WHAT'S YOUR SIZE? Second-hand clothes dealers in Zimbawe tempt customers with bright displays hung on their mobile shops. Image: AP / Tsvangirayi Mukwazhi
HARARE, Zimbabwe - The wares in Zimbabwe's capital are laid out for shoppers to browse through: the shoes lined up on the trunk, the shirts and dresses hanging from open doors of the spotlessly clean car.
With many pavements in central Harare already taken over by street vendors - and jobs scarce - some Zimbabweans are turning their cars into makeshift second-hand clothing and shoe stores, using car parks, shopping malls and open spaces in low- and middle-income suburbs.
Every morning Tony Machuko parks his sedan in front of a Standard Chartered Bank branch at a shopping center in Southerton, a suburb on Harare's outskirts, to set up his shop-on-wheels. Clothing goes for anything from $1 for several undergarments to $10 (the equivalent of R120) for jackets, shirts, jeans, business attire and other articles carrying elite brands such as Tommy Hilfiger, Calvin Klein and Armani.
The US dollar, of course, is now the currency of Zimbabwe.
Close to a dozen other sedans and vans are parked along a road at the shopping centre, all decked out with apparel and shoes for sale.
Machuko and the others had to set up shop on the city's outskirts because other vendors on wheels had already grabbed parking spaces in town and won't allow newcomers to take their spots without a fight.
Machuko, 24, told a reporter as he kept an eye out for customers or police: "Even here, we have to jealously guard against newcomers, even if it means using the threat of violence."
With no changing rooms, shoppers can squeeze into a car to try something on, or the hawkers hold a piece of cloth to shield the customer from public view. Or the customer puts the article of clothing over whatever is already being worn to try it on.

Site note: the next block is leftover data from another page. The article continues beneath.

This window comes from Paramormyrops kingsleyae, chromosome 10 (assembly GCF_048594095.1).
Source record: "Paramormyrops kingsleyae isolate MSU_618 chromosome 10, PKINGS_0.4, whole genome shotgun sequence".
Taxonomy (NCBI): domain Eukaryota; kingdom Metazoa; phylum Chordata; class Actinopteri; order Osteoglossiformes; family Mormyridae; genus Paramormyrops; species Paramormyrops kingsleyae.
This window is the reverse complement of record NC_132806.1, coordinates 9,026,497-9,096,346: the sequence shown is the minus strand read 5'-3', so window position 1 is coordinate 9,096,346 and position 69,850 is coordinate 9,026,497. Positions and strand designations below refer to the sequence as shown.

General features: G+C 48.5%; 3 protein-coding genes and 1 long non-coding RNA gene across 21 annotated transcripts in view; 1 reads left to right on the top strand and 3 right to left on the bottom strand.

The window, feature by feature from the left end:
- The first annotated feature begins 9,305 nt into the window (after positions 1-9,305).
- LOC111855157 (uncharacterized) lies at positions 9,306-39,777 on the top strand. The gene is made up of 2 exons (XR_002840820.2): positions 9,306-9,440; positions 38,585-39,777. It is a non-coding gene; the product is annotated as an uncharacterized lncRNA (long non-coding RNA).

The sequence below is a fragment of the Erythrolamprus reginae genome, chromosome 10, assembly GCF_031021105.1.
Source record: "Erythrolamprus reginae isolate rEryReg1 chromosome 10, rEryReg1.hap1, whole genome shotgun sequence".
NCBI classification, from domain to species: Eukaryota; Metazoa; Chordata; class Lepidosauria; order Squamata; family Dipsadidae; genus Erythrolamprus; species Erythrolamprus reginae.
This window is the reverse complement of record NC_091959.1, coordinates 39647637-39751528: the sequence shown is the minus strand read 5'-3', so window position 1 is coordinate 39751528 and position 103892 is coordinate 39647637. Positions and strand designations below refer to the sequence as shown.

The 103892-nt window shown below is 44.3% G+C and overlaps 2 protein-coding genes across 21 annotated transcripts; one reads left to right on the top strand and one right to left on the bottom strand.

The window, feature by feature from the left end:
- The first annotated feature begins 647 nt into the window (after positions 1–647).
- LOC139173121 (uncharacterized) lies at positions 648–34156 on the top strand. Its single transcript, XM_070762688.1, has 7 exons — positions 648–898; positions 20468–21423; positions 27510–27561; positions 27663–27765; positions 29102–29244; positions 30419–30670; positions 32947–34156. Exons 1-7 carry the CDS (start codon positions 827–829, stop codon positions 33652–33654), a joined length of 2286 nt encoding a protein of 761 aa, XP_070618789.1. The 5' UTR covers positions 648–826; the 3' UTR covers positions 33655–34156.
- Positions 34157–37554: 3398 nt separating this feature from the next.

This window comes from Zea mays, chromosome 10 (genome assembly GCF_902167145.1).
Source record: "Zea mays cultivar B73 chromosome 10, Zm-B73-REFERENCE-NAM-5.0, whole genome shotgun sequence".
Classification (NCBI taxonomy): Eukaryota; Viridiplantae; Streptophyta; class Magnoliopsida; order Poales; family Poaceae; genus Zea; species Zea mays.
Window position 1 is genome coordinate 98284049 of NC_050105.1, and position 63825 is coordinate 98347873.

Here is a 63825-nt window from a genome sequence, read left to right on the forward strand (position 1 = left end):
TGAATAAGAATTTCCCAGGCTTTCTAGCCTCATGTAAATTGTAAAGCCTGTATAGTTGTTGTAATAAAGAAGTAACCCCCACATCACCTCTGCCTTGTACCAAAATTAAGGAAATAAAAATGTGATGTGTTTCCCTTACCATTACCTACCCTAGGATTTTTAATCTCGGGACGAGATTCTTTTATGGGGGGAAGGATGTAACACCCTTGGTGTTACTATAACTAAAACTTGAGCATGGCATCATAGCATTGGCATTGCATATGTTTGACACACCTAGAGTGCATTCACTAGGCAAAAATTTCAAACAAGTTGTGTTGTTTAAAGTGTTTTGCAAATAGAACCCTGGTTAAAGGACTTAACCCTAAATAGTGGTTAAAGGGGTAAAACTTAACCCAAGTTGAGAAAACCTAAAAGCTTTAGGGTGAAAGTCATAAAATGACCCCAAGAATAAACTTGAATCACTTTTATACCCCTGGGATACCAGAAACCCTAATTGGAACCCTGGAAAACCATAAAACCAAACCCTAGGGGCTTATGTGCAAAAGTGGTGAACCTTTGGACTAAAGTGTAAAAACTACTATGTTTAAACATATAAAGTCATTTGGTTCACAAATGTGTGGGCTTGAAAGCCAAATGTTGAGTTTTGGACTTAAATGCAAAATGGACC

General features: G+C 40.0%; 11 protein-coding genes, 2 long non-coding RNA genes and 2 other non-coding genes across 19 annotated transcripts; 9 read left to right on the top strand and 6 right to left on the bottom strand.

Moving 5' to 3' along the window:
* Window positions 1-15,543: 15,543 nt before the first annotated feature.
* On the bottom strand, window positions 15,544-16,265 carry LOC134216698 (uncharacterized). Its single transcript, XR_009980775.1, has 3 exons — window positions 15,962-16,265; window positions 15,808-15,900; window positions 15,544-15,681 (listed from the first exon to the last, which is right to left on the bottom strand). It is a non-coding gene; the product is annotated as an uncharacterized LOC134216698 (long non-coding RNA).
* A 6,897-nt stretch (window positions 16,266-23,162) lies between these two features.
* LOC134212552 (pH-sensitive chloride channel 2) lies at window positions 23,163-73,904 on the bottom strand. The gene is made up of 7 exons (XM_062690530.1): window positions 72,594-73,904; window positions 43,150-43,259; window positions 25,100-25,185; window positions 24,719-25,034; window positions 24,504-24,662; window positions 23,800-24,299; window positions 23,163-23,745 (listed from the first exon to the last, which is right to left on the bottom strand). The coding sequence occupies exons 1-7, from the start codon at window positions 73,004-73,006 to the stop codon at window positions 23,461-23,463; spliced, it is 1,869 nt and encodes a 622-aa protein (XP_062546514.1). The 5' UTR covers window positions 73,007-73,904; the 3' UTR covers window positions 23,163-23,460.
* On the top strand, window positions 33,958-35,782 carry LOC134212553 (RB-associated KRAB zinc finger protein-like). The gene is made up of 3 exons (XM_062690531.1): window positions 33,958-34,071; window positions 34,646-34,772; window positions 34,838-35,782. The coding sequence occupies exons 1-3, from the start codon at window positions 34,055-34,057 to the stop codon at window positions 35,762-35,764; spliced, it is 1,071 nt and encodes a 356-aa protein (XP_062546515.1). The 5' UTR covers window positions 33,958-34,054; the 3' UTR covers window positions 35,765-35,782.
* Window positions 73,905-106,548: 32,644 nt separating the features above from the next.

Roy Chinamasa, 22, whose "shop" is also at the Southerton shopping centre, said he makes as much as the equivalent of R480 on a good day.
Chunamasa said: "The good thing about selling from a car is that I can pack my wares and disappear fast whenever police pounce. Business used to be good but the dollar is just hard to come by these days."
The dollar might soon be even more difficult to come by in Zimbabwe's depressed economy.
Finance minister Patrick Chinamasa recently said that the government plans to lay off part of its workforce, whose equivalent of R1.4-billion monthly salary bill gobbles more than 80% of total monthly government expenditure. He also said the government needs to devise ways of taxing the informal traders.
Those who will remain in their jobs in government will no longer be entitled to traditional annual bonuses in 2015 and 2016, said the minister.
MAKING A LIVING
The African Development Bank says more than two-thirds of Zimbabweans are employed in the informal sector. Street hawking is a headache for authorities because of the congestion it creates and the absence of tax re venue generated from sales.
Grace Mugabe, wife of President Robert Mugabe, but who is making her own foray into politics, has told them to stop harassing people making a living on the streets.
Most of the clothing sold from the trunk shops is donated by Western charities to poor countries. Few shipments, however, are sent directly to this southern African nation so they are smuggled through bush paths across the border from Mozambique.
They are transported from the eastern Zimbabwean border town of Mutare to other cities at night. The second-hand clothes are so inexpensive that sales of cheap Chinese knock-off brands in legitimate stores are suffering.
"Why should I buy an Abibas when I can buy an original Adidas for less, or a Mike when I can get a Nike," said shopper Cardnus Fere, referring to imitations of popular brands.
SHOPPING ON THE STREET: Many Zimbabweans are turning their cars into makeshift second-hand clothes stores to beat unemployment that is set to worsen after the government announced plans to cut jobs in the civil service. Image: AP / Tsvangirayi Mukwazhi